Submicron Diclofenac Reduces Postsurgical Pain

Nancy A. Melville

September 16, 2013

LAS VEGAS — An investigational submicron particle formula of the nonsteroidal anti-inflammatory drug (NSAID) diclofenac (Iroko Pharmaceuticals LLC) was effective in reducing the need for opioid rescue medication in patients with acute postoperative pain, a new study shows.

The submicron technology reduces NSAID drug particles so that they become at least 10 times smaller than those with standard formulations, promoting absorption, explained coauthor Srinivas R. Nalamachu, MD, who is president and medical director of the International Clinical Research Institute Inc and co-director of the Pain Management Institute in Overland Park, Kansas.

"In using the submicron particle technology, you're increasing the surface area of exposure and you get the same kind of efficacy as standard diclofenac by using the lower dose," he told Medscape Medical News.

The results were presented here at PAINWeek 2013.

Submicron Technology

The phase 3, double-blind study involved 428 adults, aged 18 to 65 years, recovering from bunionectomy surgery with regional anesthesia. Acute pain from a bunionectomy is a model the US Food and Drug Administration (FDA) uses for evaluating NSAID efficacy in postoperative pain, Dr. Nalamachu explained.

For the study, patients with moderate to severe pain, with a pain intensity rating of 40 or more mm on a 100-mm visual analog scale, were randomly assigned to the diclofenac submicron particle capsules (35 or 18 mg 3 times daily [TID]; n = 216), celecoxib (400 mg loading dose, then 200 mg twice daily [BID]; n = 106), or placebo (n = 106).

Patients were permitted to receive rescue opioid medication of hydrocodone/acetaminophen, 10 mg/325 mg, every 4 to 6 hours or oxycodone/acetaminophen, 7.5 mg/325 mg, every 6 hours after the first hour of the study drug administration.

After the first hour, 82% of patients treated with the diclofenac submicron particle capsules 35 mg TID (P = .002) and 85.3% of those receiving 18 mg TID (P = .005) required the opioid rescue medication compared with 84.9% of those in the celecoxib 200 mg BID group (P = .006) and 97.2% of the placebo group.

Patients in the diclofenac capsules 35 mg group required the rescue medication an average of 5.9 hours after study entry (P< .001), whereas the average period in the 18 mg group was 9.1 hours (P = .003); the celecoxib 200 mg group received the rescue medication after an average of 4.9 hours (P = .013) compared with placebo (2.7 ± 0.5 hours).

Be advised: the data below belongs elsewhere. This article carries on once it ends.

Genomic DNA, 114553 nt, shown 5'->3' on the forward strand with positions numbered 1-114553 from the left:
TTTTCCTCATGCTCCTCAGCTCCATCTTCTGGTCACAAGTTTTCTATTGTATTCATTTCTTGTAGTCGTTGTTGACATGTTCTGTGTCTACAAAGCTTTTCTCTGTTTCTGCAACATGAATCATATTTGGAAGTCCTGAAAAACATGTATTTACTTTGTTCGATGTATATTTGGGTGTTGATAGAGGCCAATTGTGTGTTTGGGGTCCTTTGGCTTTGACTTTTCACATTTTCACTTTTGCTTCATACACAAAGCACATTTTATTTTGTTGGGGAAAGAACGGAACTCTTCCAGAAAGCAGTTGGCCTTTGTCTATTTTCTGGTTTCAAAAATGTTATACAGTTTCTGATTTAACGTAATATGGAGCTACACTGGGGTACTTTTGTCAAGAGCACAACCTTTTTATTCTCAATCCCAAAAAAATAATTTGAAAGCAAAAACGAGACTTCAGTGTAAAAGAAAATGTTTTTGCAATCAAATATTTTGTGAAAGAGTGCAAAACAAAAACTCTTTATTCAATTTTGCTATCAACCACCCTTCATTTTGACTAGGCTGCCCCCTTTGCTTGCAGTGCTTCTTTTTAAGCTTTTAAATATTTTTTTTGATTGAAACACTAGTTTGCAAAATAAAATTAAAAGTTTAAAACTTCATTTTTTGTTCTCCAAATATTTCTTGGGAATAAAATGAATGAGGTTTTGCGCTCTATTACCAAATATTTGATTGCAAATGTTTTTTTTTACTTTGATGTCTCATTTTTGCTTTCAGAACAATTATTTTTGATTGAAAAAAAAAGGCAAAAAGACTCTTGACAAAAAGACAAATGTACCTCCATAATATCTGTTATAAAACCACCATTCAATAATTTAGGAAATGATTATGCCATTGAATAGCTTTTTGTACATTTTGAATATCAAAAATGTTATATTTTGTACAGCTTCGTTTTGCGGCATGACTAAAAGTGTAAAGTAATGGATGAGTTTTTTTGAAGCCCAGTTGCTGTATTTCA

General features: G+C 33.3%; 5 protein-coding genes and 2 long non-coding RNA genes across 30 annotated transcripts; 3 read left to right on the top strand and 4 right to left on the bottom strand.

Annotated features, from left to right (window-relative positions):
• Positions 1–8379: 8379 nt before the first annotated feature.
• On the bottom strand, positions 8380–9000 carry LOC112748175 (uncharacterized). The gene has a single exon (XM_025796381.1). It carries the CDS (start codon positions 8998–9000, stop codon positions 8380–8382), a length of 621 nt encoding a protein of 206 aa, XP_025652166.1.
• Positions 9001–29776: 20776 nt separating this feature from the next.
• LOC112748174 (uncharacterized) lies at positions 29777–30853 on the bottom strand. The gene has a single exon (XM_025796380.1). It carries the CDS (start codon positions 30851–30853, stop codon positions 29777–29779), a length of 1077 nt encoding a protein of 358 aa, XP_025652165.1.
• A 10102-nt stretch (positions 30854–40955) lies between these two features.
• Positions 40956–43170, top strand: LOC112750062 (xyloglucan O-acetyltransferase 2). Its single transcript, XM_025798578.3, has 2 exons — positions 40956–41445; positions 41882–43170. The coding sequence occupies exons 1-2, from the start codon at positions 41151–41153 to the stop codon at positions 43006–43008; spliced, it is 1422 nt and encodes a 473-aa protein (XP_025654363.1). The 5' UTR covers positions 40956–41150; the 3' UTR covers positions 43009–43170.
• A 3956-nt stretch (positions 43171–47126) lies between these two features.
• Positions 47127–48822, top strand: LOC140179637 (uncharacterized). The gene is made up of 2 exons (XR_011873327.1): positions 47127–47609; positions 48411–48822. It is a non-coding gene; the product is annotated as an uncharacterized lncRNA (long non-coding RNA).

In a previous study, the mean overall pain intensity difference compared with placebo (77.1) for patients receiving diclofenac capsules 35 mg TID was 524.0 (P < .001), 393.2 for the 18 mg group (P = .010), and 390.2 for the celecoxib 200 mg group (P = .011), compared with placebo (77.1).

Adverse events did not significantly differ across the treatment groups . The most common non–procedure-related adverse events were nausea (29.7%), headache (12.9%), dizziness (11.7%), and vomiting (11.2%).

The findings were included in Iroko Pharmaceuticals' New Drug Application (NDA) for submicron diclofenac, which was accepted by the FDA in February 2013.

The submicron formulation is being developed in response to concerns about NSAID adverse effects that recommendations from the FDA that physicians prescribe the drugs "at the lowest effective dose for the shortest duration consistent with individual patient treatment goals."

"By using a lower dose of submicron we are achieving the same clinical efficacy as celecoxib 200 mg BID with the loading dose of 400 mg, which essentially means we can get efficacy with 30% less of submicron diclofenac, which translates to a better safety profile," Dr. Nalamachu said.

The standard formulation of diclofenac has been associated with a significant increase in cardiovascular risk, and a recent review, reported at that time by Medscape Medical News, concluded that the increased risk with diclofenac was similar to that with the cyclooxygenase-2 inhibitor rofecoxib (Vioxx, Merck), which was removed from the market because of that risk.

Cardiovascular Risk?

Pharmacologist James B. Ray, PharmD, who also spoke at the PAINWeek meeting, said that the troubling cardiovascular risk concerns associated with standard diclofenac would cause him to give pause before prescribing the submicron formulation.

"I have significant biases against diclofenac because of its greater cardiovascular risk profile compared to other NSAIDs," said Dr. Ray, pharmacy clinical coordinator for pain and palliative care at the University of Virginia Health System in Charlottesville.

"I doubt that I would recommend consideration of this formulation for use without a lot more data."

The study was supported by Iroko Pharmaceuticals LLC. Dr. Nalamachu is a consultant for Iroko Pharmaceuticals. Dr. Ray is a consultant and on the speaker's bureau for Millennium Laboratories and consultant to Cadence Pharmaceuticals.

PAINWeek 2013. Abstract 139. Presented September 5, 2013.


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